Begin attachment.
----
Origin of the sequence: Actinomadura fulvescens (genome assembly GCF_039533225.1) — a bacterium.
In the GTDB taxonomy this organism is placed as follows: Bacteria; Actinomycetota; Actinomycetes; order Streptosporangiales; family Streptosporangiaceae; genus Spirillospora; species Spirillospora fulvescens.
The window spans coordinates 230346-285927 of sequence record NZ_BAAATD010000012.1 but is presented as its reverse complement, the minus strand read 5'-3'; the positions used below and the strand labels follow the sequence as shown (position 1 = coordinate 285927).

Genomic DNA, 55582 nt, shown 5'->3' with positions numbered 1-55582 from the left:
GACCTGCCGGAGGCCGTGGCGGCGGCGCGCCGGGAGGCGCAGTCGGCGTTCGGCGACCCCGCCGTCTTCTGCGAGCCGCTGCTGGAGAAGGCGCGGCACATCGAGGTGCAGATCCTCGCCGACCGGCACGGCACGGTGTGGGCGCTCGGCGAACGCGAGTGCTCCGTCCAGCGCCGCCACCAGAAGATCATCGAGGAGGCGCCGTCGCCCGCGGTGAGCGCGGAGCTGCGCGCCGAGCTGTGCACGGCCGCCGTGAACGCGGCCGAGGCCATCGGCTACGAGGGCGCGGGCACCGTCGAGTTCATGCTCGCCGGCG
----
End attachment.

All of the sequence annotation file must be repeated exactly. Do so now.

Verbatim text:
Origin of the sequence: Actinomadura fulvescens (genome assembly GCF_039533225.1) — a bacterium.
In the GTDB taxonomy this organism is placed as follows: Bacteria; Actinomycetota; Actinomycetes; order Streptosporangiales; family Streptosporangiaceae; genus Spirillospora; species Spirillospora fulvescens.
The window spans coordinates 230346-285927 of sequence record NZ_BAAATD010000012.1 but is presented as its reverse complement, the minus strand read 5'-3'; the positions used below and the strand labels follow the sequence as shown (position 1 = coordinate 285927).

Genomic DNA, 55582 nt, shown 5'->3' with positions numbered 1-55582 from the left:
GACCTGCCGGAGGCCGTGGCGGCGGCGCGCCGGGAGGCGCAGTCGGCGTTCGGCGACCCCGCCGTCTTCTGCGAGCCGCTGCTGGAGAAGGCGCGGCACATCGAGGTGCAGATCCTCGCCGACCGGCACGGCACGGTGTGGGCGCTCGGCGAACGCGAGTGCTCCGTCCAGCGCCGCCACCAGAAGATCATCGAGGAGGCGCCGTCGCCCGCGGTGAGCGCGGAGCTGCGCGCCGAGCTGTGCACGGCCGCCGTGAACGCGGCCGAGGCCATCGGCTACGAGGGCGCGGGCACCGTCGAGTTCATGCTCGCCGGCG